In his efforts to keep skilled Europeans in Abyssinia, Tewodros arranged a marriage between one of his daughters and a Swiss military engineer. That branch of Tewodros's family ended up in Russia. The late British actor Peter Ustinov claimed to be Tewodros's great-great-grandson.[dubious ]
Kassa was the son of a Christian nobleman of the Qwara district of the province of Dembiya named Haile Giorgis Wolde Giorgis. His paternal grandfather, Dejazmatch Wolde Giorgis, was a widely-respected figure of his time. Dembiya was part of the large territory known as Ye Maru Qemas, or "that which has been tasted by Maru". It was the personal fief of Dejazmach Maru, a powerful warlord, and relative of Kassa Hailu (possibly a half-uncle). Kassa's mother, Woizero Atitegeb Wondbewossen, was of the upper nobility, and was originally from Gondar. Her mother Woizer Tishal was a member of a noble family of Begemder, while her paternal grandfather, Ras Wodajo, was a powerful and highly influential figure. Although generally regarded as a non-royal usurper, Tewodros II, would late in his reign claim that his father was descended from Emperor Fasilides by way of a daughter, although most of his contemporaries did not acknowledge the legitimacy of these claims.
When Kassa was very young, his parents divorced and Woizero Atitegeb moved back to Gondar taking her son with her. Not long after their departure, news reached them that Kassa's father had died. Popular legend states that Kassa's paternal relatives split up the entire paternal inheritance, leaving young Kassa and his mother with nothing and in very dire circumstances financially. To make ends meet, it is often repeated that Woizero Atitegeb was reduced to selling "Kosso", a native herbal remedy used to purge patients of intestinal worms (a common occurrence because of the Ethiopian love of raw meat dishes). Kassa would be taunted often for being a "Kosso seller's son", an insult that Tewodros II seldom forgave. There is actually no evidence that Woizero Atitegeb was ever a Kosso seller, and several writers such as Paulos Ngo Ngo have stated outright that it was a false rumor spread by her detractors. Evidence indicates that Woizero Atitegeb was fairly well to do, and indeed had inherited considerable land holdings from her own illustrious relatives to lead a comfortable life. Kassa's youth was probably not lived lavishly, but he was far from a pauper.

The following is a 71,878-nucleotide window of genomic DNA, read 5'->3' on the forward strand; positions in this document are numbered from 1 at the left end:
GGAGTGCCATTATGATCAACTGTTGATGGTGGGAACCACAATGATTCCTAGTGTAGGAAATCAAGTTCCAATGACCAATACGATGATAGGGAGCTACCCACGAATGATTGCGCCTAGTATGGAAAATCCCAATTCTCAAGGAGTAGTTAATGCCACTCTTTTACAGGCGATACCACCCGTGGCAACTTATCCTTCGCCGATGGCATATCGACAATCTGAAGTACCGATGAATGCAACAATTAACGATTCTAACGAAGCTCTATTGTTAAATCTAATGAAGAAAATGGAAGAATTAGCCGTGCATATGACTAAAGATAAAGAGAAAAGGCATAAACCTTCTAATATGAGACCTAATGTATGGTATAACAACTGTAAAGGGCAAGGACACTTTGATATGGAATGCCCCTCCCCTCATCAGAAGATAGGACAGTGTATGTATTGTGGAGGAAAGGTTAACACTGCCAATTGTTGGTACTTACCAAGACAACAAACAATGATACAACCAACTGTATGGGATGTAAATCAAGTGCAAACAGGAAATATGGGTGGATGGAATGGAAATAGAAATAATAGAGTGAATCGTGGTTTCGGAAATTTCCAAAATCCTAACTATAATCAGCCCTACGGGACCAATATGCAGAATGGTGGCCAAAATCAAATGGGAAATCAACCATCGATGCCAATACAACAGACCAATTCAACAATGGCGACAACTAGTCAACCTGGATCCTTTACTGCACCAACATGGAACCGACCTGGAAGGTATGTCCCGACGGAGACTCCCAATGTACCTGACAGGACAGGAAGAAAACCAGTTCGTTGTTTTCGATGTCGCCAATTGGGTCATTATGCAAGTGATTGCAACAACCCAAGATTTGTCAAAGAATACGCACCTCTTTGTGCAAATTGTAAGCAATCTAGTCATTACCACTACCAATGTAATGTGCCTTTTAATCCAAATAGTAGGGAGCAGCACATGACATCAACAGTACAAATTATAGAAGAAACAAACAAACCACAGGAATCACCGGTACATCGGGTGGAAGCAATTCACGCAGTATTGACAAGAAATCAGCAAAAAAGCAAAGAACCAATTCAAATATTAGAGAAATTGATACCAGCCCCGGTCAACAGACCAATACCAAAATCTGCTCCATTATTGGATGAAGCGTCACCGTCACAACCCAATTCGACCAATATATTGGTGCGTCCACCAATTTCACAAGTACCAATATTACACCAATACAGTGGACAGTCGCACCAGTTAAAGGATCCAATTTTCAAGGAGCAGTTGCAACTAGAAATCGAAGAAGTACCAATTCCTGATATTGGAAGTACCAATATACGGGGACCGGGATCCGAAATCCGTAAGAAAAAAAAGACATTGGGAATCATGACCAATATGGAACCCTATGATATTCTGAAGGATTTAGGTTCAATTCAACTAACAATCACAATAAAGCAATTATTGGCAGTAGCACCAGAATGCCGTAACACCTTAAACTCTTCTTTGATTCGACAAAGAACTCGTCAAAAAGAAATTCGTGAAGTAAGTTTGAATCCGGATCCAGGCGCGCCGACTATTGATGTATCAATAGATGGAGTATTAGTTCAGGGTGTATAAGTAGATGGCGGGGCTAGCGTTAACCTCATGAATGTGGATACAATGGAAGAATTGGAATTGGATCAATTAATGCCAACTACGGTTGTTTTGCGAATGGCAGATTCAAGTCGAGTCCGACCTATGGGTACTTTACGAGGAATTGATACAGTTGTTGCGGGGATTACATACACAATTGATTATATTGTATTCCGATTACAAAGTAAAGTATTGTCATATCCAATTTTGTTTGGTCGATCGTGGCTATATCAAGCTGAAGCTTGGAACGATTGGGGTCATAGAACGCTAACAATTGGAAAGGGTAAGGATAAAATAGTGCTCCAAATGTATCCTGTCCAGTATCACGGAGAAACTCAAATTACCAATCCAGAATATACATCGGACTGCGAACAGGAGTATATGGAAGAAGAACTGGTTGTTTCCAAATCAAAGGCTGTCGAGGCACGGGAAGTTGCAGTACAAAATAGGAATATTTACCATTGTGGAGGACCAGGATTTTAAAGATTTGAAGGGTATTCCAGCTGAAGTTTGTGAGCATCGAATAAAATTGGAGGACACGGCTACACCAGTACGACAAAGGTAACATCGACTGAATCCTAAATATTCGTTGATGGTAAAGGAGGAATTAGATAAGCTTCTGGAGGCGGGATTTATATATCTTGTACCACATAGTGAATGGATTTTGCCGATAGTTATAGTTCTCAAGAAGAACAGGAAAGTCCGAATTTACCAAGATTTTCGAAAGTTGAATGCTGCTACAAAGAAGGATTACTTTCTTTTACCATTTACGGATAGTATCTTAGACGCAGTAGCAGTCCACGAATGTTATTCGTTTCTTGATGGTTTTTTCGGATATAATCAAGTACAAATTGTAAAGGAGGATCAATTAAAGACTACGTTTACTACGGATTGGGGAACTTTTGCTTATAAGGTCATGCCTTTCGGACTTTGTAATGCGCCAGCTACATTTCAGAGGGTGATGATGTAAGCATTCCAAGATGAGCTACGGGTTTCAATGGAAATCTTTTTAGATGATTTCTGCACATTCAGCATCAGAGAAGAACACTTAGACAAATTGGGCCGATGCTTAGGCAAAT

Rise to power
Kassa Hailu was born into a country rife with civil war, and he destroyed many provincial warlords before becoming emperor. The times were known as the Zemene Mesafint or "Age of the Princes". During this era, warlords, regional princes, and noble houses vied with each other for power and control. They divided the Empire into personal fiefs and fought each other continuously. A puppet Emperor of the dynasty was enthroned in Gondar by one warlord, only to be dethroned and replaced by another member of the Imperial dynasty when a different warlord was able to seize Gondar and the reins of power. Regions such as Gojjam and Shewa were ruled by their own branches of the Imperial dynasty and, in Shewa, the local prince went as far as assuming the title of King.